Beating the 3rd generational curse

The wedding turned out to be a rendezvous, of what seemed like the united nations, as several nationalities around the globe, descended at the game farm that was the wedding venue.

During the first week of November 2023, I had the opportunity of attending the wedding of one of my daughters’ friends, in the subregion.

The wedding turned out to be a rendezvous, of what seemed like the united nations, as several nationalities around the globe, descended at the game farm that was the wedding venue.

During the three-day extravaganza, I had the opportunity to chat with a venture capitalist whose offices are in New York city.

On enquiring how he had funded the business, he advised that he had several institutional investors, but had to sell a large piece of family real estate, a mini landmass, that realized several ten thousand millions of dollars as seed capital for the business.

He further advised that his family owned large chunks of land in strategic locations across the globe. This was common amongst their close-knit social capital network, whom I gathered from my own deductive thinking represented ‘old money’.

He shared the fact that in this network of close family and friends, it was common to take speculative positions on land acquisitions and hold the land for periods of up to 500 years! These kinds of investments were meant to benefit future unborn generations, just like his generation is currently benefitting from ancestors whom he is familiar with only through photos and obviously connected to via DNA.

He emphasized that it was a conscious teaching in these social groupings that, whilst enjoying wealth bequeathed to you from the forefathers, each generation was encouraged to not only preserve family wealth, but grow it as well, using current wealth, as seed capital.

I sat there quietly thinking to myself how this kind of generosity to future unborn generations is rare amongst our communities in the subregion.

Never mind wealth that us under threat from the 2nd or  3rd generation, in Zimbabwe there is anecdotal evidence of wealth built by the 1st generation, being squandered and lost by the 1st generation during their lifetime. This a subject for the next instalment.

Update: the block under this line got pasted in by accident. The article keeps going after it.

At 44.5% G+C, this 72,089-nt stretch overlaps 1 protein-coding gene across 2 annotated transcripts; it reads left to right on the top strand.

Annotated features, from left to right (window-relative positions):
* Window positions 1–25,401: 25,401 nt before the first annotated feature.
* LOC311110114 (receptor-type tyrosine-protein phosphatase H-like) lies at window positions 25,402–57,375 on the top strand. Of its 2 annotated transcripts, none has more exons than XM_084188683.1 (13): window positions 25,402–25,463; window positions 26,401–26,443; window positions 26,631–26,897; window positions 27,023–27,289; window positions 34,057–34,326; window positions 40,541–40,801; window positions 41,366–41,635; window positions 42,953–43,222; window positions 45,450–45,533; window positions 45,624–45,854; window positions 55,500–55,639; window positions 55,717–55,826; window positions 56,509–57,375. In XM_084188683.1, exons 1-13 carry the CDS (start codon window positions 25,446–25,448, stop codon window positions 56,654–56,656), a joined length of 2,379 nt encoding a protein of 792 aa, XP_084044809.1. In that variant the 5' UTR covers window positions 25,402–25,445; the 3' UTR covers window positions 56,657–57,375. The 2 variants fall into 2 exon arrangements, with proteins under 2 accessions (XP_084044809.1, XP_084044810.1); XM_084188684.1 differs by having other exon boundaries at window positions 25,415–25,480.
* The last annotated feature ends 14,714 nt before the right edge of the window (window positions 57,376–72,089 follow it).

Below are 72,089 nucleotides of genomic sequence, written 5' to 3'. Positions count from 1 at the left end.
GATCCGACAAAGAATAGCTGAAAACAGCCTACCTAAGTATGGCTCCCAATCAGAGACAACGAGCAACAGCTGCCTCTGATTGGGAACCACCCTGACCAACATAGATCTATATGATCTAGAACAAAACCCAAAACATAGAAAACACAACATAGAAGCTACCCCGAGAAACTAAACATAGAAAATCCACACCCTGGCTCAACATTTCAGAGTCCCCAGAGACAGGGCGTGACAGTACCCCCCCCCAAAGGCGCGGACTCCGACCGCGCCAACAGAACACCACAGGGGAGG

Never mind the familial whatsapp groups we belong to, most of which are focused on discussing family troubles, not fortunes, who is suspected of bewitching whom and silly jokes or political chatter doing the rounds.

The moment a family member raises the issue of pooling resources together to start projects that will benefit the current family and beyond, everyone on the group suddenly becomes, deaf, dumb and mute.

Members of these groups are often highly educated, well-travelled and exposed and themselves successful entrepreneurs or corporate executives. But the idea of pooling resources for a common good is beyond them.

The level of toxicity and mistrust amongst family members is at staggering proportions meaning, it will take a dedicated change management intervention at family level, to change these kinds of mindsets.

In the previous edition, we discussed the 3rd generational curse and how it generally manifests and observed that in Zimbabwe and many parts of the subregion, the curse manifests earlier at the 2nd generation.

The 3rd generation, ordinarily known as the squanderers or plunderers, tend to be the ones blamed for the demise and downfall of wealthy families. This generation is born into wealth and during their upbringing, there is neglect into equipping them with adequate financial literacy and education skills.

As a result, because no-one in the family told them about what it took their forefathers to create that wealth, they squander it until there is nothing left.